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//Jamaica Shirley and her husband Craig Christopherson holding a photo of the implanted fertilized embryo. Photo provided by the family. 

Thirty years have passed since Dr. Seuss penned the ever-so-popular book Oh, The Places You’ll Go! The inspirational tale filled with rollicking rhymes and hard truths about life’s ups and downs has found its way into the hearts and homes of millions worldwide, especially during this turbulent year. With nearly a million copies sold in 2020, the book reminds us that journeys are often filled with “Bang-Ups, Hang-Ups, and The Waiting Place.” 

Dr. Seuss warned of this “useless space,” The Waiting Place. And that’s where a lot of Americans find themselves as COVID-19 puts an uncomfortable interruption on life—waiting for the pandemic to end, waiting for a vaccine, waiting to return to school or work. So many feel stuck with no escape in sight. 

Jamaica Shirley was given the bestseller following her high school graduation. Two decades later, the longtime nanny reaches for the book repeatedly as she spends her days caring for children. When she turns to the page where Dr. Seuss explains The Waiting Place, it gives her pause. 

“We are waiting for something very specific to happen,” Shirley said. The 38-year-old has spent years waiting, not for the grass to grow or Friday night, as Dr. Seuss writes. She’s been waiting to become a mother.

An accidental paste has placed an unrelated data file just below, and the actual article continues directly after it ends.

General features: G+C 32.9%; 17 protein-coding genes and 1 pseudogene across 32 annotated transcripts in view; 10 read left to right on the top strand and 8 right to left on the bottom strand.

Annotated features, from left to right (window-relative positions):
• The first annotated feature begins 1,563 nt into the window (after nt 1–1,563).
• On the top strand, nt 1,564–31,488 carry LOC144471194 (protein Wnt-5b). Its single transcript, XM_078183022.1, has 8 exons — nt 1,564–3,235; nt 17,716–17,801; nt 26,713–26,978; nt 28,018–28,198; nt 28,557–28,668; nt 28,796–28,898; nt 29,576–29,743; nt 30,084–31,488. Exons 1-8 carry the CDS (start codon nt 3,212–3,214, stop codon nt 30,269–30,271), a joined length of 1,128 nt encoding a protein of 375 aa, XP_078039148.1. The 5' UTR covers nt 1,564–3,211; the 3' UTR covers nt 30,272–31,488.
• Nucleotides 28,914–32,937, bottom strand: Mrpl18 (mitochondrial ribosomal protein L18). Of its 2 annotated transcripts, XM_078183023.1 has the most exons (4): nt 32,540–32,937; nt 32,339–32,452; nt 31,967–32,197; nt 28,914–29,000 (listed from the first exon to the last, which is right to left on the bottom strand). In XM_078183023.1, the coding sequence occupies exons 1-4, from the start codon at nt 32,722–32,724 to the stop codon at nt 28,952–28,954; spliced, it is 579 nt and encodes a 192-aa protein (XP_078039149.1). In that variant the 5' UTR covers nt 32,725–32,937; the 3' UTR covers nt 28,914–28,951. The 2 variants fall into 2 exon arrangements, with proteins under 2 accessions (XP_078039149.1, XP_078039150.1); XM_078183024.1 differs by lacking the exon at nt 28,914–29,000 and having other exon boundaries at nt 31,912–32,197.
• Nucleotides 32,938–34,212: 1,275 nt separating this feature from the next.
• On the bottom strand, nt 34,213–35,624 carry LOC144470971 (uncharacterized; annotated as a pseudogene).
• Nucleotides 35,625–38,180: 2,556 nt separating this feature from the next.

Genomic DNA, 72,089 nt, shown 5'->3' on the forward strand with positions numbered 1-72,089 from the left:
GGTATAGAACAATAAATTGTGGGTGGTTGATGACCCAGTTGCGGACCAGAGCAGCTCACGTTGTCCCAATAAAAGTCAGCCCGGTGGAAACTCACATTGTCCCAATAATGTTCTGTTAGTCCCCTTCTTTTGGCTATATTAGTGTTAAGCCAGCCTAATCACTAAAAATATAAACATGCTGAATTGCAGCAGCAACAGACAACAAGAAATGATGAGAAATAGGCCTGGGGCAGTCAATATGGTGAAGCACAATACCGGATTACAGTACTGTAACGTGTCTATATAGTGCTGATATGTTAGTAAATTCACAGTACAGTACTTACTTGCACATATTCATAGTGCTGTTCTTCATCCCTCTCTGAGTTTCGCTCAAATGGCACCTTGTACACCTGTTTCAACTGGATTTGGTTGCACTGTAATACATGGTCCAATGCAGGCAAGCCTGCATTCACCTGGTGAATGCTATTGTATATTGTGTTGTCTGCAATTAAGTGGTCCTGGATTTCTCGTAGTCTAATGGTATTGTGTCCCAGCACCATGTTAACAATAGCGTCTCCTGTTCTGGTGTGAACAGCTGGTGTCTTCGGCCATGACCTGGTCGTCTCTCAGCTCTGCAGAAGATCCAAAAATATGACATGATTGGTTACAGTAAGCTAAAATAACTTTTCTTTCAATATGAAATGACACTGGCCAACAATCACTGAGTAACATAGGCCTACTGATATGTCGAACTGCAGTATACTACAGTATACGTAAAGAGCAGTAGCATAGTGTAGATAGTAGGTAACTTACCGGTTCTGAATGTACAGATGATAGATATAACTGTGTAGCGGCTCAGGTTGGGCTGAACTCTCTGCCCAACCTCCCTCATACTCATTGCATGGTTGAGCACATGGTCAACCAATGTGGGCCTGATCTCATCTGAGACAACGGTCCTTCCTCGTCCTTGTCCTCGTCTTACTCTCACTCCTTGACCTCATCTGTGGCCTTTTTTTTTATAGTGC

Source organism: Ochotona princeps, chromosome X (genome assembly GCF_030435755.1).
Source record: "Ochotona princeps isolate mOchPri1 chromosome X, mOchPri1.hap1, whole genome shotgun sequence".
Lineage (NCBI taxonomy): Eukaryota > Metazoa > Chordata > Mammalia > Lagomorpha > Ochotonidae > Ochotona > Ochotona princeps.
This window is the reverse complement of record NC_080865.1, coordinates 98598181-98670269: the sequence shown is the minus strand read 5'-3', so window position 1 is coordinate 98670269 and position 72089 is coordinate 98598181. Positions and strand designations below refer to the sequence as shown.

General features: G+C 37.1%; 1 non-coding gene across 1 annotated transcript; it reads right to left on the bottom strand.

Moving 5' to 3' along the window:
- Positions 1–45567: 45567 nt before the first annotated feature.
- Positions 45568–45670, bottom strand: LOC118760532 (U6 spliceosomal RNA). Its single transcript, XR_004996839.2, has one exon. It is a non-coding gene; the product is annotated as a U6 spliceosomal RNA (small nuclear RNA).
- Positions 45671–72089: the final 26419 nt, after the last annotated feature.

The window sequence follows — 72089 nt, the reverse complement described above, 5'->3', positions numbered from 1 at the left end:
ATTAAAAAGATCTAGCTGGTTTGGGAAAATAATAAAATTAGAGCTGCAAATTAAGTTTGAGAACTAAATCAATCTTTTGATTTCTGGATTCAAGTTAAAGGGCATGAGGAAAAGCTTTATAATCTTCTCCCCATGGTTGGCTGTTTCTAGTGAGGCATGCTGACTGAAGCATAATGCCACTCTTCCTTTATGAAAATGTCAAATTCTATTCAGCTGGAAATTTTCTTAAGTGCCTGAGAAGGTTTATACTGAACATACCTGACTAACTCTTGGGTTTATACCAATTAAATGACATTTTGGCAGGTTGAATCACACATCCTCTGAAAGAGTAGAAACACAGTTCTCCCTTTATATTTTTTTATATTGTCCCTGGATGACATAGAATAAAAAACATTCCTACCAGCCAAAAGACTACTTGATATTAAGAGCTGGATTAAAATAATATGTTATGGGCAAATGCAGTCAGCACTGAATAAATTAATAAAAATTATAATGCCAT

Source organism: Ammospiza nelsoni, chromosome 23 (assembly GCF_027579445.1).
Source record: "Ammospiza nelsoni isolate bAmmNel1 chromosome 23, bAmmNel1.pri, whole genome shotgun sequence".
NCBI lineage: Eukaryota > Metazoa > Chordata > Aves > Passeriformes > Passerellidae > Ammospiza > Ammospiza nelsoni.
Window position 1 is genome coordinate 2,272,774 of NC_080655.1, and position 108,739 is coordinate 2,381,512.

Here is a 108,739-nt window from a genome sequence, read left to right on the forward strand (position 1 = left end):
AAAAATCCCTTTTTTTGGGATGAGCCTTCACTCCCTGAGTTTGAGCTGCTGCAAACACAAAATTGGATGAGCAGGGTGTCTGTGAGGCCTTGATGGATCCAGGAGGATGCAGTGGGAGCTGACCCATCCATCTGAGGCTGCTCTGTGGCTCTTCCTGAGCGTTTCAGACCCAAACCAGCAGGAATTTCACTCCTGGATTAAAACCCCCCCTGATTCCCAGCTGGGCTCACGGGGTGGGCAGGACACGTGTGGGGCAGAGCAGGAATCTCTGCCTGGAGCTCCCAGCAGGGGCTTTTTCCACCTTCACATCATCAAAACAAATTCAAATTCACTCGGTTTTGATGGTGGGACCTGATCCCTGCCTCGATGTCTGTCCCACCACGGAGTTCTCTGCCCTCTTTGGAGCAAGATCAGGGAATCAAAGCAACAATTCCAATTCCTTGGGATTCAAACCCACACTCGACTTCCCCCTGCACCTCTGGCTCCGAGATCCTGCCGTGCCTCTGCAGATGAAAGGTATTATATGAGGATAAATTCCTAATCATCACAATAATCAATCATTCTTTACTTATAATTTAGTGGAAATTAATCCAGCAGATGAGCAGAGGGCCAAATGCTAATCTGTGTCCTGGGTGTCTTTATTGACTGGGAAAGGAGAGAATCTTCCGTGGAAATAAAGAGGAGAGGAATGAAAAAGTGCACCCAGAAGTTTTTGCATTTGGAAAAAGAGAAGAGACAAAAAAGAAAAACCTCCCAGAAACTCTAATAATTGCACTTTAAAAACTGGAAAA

“This is my third pregnancy. The other two did not work out,” Shirley said. 

Shirley, wrought with heartache over miscarrying, underwent multiple tests, procedures and surgeries in order for her body to safely carry a pregnancy to term. Her journey ultimately led to Dr. Susan Trout and IVF—in vitro fertilization. It’s a treatment the fertility endocrinologist believed was Shirley’s final chance at a family. But then COVID-19 swept across the country, putting an indefinite hold on nonessential medical procedures. Suddenly, in every state except New York, where fertility treatments were deemed “essential services,” women and their families who hoped IVF and other treatments could lead to successful pregnancies had to delay their plans.  

“We just had to wait. The world is going down the toilet, and I’m wondering when am I going to be able to go to the doctor again? Extremely frustrating and nerve-wracking,” Shirley said.  

Some of Trout’s patients wanted to proceed despite the state’s emergency order to shut down on March 26.  

“We had lots of tears and a few arguments about, you know, whether I was willing to break the law and help them. I just kept saying ‘my primary goal is to keep you safe and to do no harm,’ Trout said. “That’s my oath.” 

Once Gov. Jared Polis lifted the statewide restrictions, Shirley and her husband Craig Christopherson returned to Dr. Trout to carry out the IVF cycle. She’s now experiencing a healthy pregnancy and is expected to give birth next year. When Trout’s office fully reopened, she noticed a lot of new patients. 

“People have decided that COVID is here to stay for a while, and they’re not going to wait a year or two until COVID is gone to start trying to get pregnant,” Trout said.  

For Shirley, her husband, and so many others who use fertility treatments, the chance at parenthood carries significant financial challenges. The cost of Shirley’s four intrauterine insemination treatments and fertility medications exceeded $15,000.